Contact US

Log In

Come Join Us!

Are you an
Engineering professional?
Join Eng-Tips Forums!
  • Talk With Other Members
  • Be Notified Of Responses
    To Your Posts
  • Keyword Search
  • One-Click Access To Your
    Favorite Forums
  • Automated Signatures
    On Your Posts
  • Best Of All, It's Free!

*Eng-Tips's functionality depends on members receiving e-mail. By joining you are opting in to receive e-mail.

Posting Guidelines

Promoting, selling, recruiting, coursework and thesis posting is forbidden.

Students Click Here

Supporting Existing House Wall to build extension

Supporting Existing House Wall to build extension

Supporting Existing House Wall to build extension

Hi All,

I have a house extension project where the client wants to open up the entire length of the rear façade of the house and extend outward in the rear of the property.

This involves kneedle propping 6m of the back of the house to get in steel beam supports in place. This beam will be taking a bit of 1st floor, half the roof load and some masonry. I was going to install 2 new UC columns each end of the span with 2 new pad footings. I was going to use 1 UB for the inner leaf and a separate one for the outer leaf. I was going to run these beams over the top of the UC's at each end and bolt them down to a header plate at the top of each column.

I'm just a bit nervous of the rear of the house dropping and cracking as the span to be propped is 6m. Anyone done this before and have any advice?


RE: Supporting Existing House Wall to build extension

I'd want proof of a professionally engineered solution for the insurance company and newspapers in case something unfortunate does happen.


I'd probably avoid engineering firms with names like Glickman, or any recommended by architects named Wright
The main cause behind all the deflection issues was insufficient structural capacity of the cantilevered girders. As one of the first floor cantilevers was being constructed, the reinforced concrete contractor, who was also an engineer, noticed that there were only 8 reinforcing bars in the girder which is a very small amount of reinforcing steel for the particular girder and expressed his concern to Mr. Kaufmann. This contractor ran his own set of calculations and determined that the number of reinforcing bars should at least be doubled to 16. Mr. Kaufmann passed the concern on to Wright who took the correction as a personal attack. An infuriated Wright wrote back to Kaufmann Sr. saying, “I have put so much more into this house than you or any client has a right to expect that if I haven’t your confidence – to hell with the whole thing.” After Kaufmann “smoothed Wright’s ruffled feathers” (Lemley), trust was regained but the extra reinforcing was placed in the girder.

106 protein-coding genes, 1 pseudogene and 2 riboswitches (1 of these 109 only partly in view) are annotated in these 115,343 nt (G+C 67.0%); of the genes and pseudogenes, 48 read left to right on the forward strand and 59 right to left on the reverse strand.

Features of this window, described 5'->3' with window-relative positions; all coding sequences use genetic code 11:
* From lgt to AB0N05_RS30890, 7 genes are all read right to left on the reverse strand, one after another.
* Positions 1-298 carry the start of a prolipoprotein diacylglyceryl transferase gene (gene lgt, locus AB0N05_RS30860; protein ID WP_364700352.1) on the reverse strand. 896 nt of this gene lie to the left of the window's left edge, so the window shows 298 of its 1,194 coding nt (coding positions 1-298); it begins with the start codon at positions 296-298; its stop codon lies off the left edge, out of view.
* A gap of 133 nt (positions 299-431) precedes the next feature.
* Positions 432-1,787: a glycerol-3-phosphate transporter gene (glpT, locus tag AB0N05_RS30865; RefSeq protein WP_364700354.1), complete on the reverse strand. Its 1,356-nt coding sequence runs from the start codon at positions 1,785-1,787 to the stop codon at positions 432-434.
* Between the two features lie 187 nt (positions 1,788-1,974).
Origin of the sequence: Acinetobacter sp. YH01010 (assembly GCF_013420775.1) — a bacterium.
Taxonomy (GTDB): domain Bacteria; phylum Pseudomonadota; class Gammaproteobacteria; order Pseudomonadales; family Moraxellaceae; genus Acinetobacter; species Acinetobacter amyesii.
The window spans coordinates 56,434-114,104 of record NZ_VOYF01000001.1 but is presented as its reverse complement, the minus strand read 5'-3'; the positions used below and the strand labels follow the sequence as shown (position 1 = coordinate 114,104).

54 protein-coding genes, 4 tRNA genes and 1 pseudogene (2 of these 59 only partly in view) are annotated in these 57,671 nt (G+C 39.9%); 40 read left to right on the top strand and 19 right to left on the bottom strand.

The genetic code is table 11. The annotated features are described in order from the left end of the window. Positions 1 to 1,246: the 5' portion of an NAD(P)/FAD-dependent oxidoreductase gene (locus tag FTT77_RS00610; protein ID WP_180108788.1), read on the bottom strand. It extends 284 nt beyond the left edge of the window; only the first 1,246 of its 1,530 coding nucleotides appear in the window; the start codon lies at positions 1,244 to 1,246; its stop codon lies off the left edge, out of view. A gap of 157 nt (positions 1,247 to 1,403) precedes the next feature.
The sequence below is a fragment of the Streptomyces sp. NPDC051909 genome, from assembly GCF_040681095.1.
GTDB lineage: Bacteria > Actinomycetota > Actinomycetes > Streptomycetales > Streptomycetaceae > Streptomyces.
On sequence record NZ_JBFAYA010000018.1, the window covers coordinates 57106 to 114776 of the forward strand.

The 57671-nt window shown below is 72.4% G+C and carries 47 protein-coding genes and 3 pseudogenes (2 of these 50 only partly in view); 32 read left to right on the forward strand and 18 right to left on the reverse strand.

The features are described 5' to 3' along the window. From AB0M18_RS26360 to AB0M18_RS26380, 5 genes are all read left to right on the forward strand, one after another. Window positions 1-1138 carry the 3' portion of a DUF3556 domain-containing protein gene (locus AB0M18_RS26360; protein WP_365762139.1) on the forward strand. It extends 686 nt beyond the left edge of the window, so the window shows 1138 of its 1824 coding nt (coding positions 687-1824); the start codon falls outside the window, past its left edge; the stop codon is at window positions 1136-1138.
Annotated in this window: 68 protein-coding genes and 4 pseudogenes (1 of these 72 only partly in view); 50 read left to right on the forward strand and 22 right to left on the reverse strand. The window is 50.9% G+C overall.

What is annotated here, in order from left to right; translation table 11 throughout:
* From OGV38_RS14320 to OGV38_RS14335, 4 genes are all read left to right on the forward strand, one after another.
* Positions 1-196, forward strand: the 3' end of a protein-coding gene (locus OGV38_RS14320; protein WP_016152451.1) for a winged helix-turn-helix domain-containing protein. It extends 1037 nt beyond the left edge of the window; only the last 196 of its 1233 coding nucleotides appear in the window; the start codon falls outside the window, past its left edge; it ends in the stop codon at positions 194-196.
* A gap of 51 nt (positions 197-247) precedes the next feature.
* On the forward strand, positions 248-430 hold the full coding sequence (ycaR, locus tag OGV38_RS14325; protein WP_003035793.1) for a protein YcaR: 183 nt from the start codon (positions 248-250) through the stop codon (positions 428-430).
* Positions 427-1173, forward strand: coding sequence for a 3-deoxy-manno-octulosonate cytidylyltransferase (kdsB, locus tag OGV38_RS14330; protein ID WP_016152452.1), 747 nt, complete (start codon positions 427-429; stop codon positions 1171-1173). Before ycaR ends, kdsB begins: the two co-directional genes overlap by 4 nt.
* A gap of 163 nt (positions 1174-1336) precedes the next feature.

RE: Supporting Existing House Wall to build extension

I don't really understand your terminology, but in the past if I am taking out a wall like that which includes masonry I do the following:
Cut out vertical sections of the wall at say 4 ft. O.C. and install 3" HSS columns.
Remove the remainder of the wall.
Weld cont. steel channels to the sides of the columns to form the support beam.
Cut out the intermediate columns

Red Flag This Post

Please let us know here why this post is inappropriate. Reasons such as off-topic, duplicates, flames, illegal, vulgar, or students posting their homework.

Red Flag Submitted

Thank you for helping keep Eng-Tips Forums free from inappropriate posts.
The Eng-Tips staff will check this out and take appropriate action.

Reply To This Thread

Posting in the Eng-Tips forums is a member-only feature.

Click Here to join Eng-Tips and talk with other members! Already a Member? Login


Low-Volume Rapid Injection Molding With 3D Printed Molds
Learn methods and guidelines for using stereolithography (SLA) 3D printed molds in the injection molding process to lower costs and lead time. Discover how this hybrid manufacturing process enables on-demand mold fabrication to quickly produce small batches of thermoplastic parts. Download Now
Design for Additive Manufacturing (DfAM)
Examine how the principles of DfAM upend many of the long-standing rules around manufacturability - allowing engineers and designers to place a part’s function at the center of their design considerations. Download Now
Taking Control of Engineering Documents
This ebook covers tips for creating and managing workflows, security best practices and protection of intellectual property, Cloud vs. on-premise software solutions, CAD file management, compliance, and more. Download Now

Close Box

Join Eng-Tips® Today!

Join your peers on the Internet's largest technical engineering professional community.
It's easy to join and it's free.

Here's Why Members Love Eng-Tips Forums:

Register now while it's still free!

Already a member? Close this window and log in.

Join Us             Close